Brain Stimulation Therapy

The Brain Stimulation team at the MUSC Institute of Psychiatry are experts in identifying and managing hard-to-treat mental health conditions. Call now for an appointment.

Call: 843-792-5716
Dr. Short, Dr. Kalivas & Dr. George

Electroconvulsive Therapy (ECT)

ECT Treatment | ECT FAQ | ECT Billing | ECT Resources |

What Is Electroconvulsive Therapy or ECT?

Most patients treated with antidepressants for depression do well. Unfortunately, there is a significant number of people who will either fail to respond, or who will have only a temporary or partial response to the antidepressants. Electroconvulsive therapy, or ECT, has been an effective brain stimulation treatment for many people with treatment-resistant mood disorders including:

  • Major depressive disorder (MDD)
  • Bipolar disorder
  • Catatonia
  • Schizophrenia

How Does MUSC Health Use ECT?

At MUSC Health, our mental health experts have access to the latest equipment, and are using the most effective evidence-based treatments. This not only improves success rates; but these treatments reduce some of the undesirable side effects associated with classic electroconvulsive therapies, such as short-term memory loss or headaches.  

Modern ECT has advanced so that your treatment is safe and well tolerated. You will be under anesthesia, and a muscle relaxant called succinylcholine is administered to completely relax your muscles. Soft electrode patches are placed on your face and temple. At MUSC Health, our advanced ECT finds the specific brain dose for each person and applies it in a briefer time to more focused areas of the brain involved with your mental health condition. The treatment lasts only a few minutes, then you will be awakened and are generally able to go home within an hour.

Patients typically receive about ten treatments spaced out over a period of three to four weeks. Some patients return for maintenance treatments. These might be one per week, or one per month, or as infrequent as once per year.

All patients respond differently. On average between 70-90% of ECT patients respond with improvements from severe depression, with 50-70% of patients no longer having a major depressive episode. 

We continue with clinical research treatment studies to refine further and improve the treatments for the future. Please reach out if you are interested in participating or let us know in consultation.

Billing and Insurance for ECT

As a patient at the MUSC Health Department of Psychiatry, Brain Stimulation Division, you will receive bills from the physicians and from the hospital. MUSC Physicians (MUSCP) submits bills for the professional fees charged by its physicians. The Medical University Hospital Associate (MUHA) bills for hospital facility charges for the use of equipment, space, and supplies. Both MUSC entities participate with Medicare, BlueCross BlueShield, and various other payers and managed care organizations. They do not, however, participate with all payers. Regulations also require us to bill for deductibles and co-payments, even for those insurances with which we participate. Co-payments will be required before or at the time of service.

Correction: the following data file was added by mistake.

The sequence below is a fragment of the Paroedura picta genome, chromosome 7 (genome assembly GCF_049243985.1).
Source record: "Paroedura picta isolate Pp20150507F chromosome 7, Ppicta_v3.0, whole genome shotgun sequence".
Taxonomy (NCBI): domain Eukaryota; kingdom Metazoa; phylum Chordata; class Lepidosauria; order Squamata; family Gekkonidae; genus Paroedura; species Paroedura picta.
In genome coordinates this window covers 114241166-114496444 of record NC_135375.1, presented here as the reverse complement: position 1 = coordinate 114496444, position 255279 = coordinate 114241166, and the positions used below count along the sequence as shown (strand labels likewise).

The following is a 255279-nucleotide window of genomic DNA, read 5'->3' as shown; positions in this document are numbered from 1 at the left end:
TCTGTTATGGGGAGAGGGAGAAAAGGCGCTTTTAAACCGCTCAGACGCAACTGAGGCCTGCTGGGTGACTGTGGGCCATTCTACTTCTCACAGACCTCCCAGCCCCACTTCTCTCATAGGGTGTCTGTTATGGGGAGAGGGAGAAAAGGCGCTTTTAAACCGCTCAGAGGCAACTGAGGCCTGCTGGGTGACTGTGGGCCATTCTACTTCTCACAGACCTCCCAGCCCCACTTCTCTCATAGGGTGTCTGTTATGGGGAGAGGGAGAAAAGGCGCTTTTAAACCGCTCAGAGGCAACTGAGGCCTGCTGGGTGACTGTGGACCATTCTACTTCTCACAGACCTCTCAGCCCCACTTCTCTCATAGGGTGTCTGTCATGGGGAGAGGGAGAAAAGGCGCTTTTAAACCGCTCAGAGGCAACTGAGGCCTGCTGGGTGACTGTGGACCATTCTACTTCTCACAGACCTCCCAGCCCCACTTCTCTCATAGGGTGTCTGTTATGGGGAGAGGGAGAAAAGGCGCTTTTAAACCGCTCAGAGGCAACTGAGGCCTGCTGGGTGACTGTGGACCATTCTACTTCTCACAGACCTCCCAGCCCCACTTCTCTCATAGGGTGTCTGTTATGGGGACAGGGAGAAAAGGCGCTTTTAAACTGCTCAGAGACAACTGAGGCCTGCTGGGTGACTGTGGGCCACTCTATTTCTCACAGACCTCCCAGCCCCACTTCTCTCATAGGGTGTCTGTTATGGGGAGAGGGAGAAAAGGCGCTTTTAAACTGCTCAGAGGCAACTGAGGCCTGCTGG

MUHA may participate with a health plan, but MUSCP may not. In this instance, you would be responsible for paying for the portion of your physician’s bill that your insurance plan does not cover. Depending upon your insurance, you may not receive a bill at all, but instead receive an explanation of benefits, which will outline what your insurance was charged and what was paid on your behalf.

In some instances, your insurance requires a prior authorization before you begin treatment. Without the prior authorization, you will be required to pay for all bills. Some insurers do not require a prior authorization, but whether an authorization is required, it’s still not a guarantee of payment. All payments are based on medical necessity and cannot be determined until the claim is processed. The medical documentation will be reviewed in order for the insurance company to determine payment. Thus there is no guarantee how much is covered and if insurance does not cover the charges, then the patient is responsible for payment.

Some people choose to pay out of pocket for procedures, either because insurance is not covering treatment or because patients do not want to use insurance. Most patients paying out of pocket for ECT are eligible for 50% discount in total charges. Nevertheless, an ECT series is still generally expensive to pay out of pocket. You may request contact with Shayna Epstein at 843-792-1879, the Brain Stimulation Service hospital business manager, for questions about out of pocket costs for ECT. 

ECT Patient Forms and Resources


Additional Resources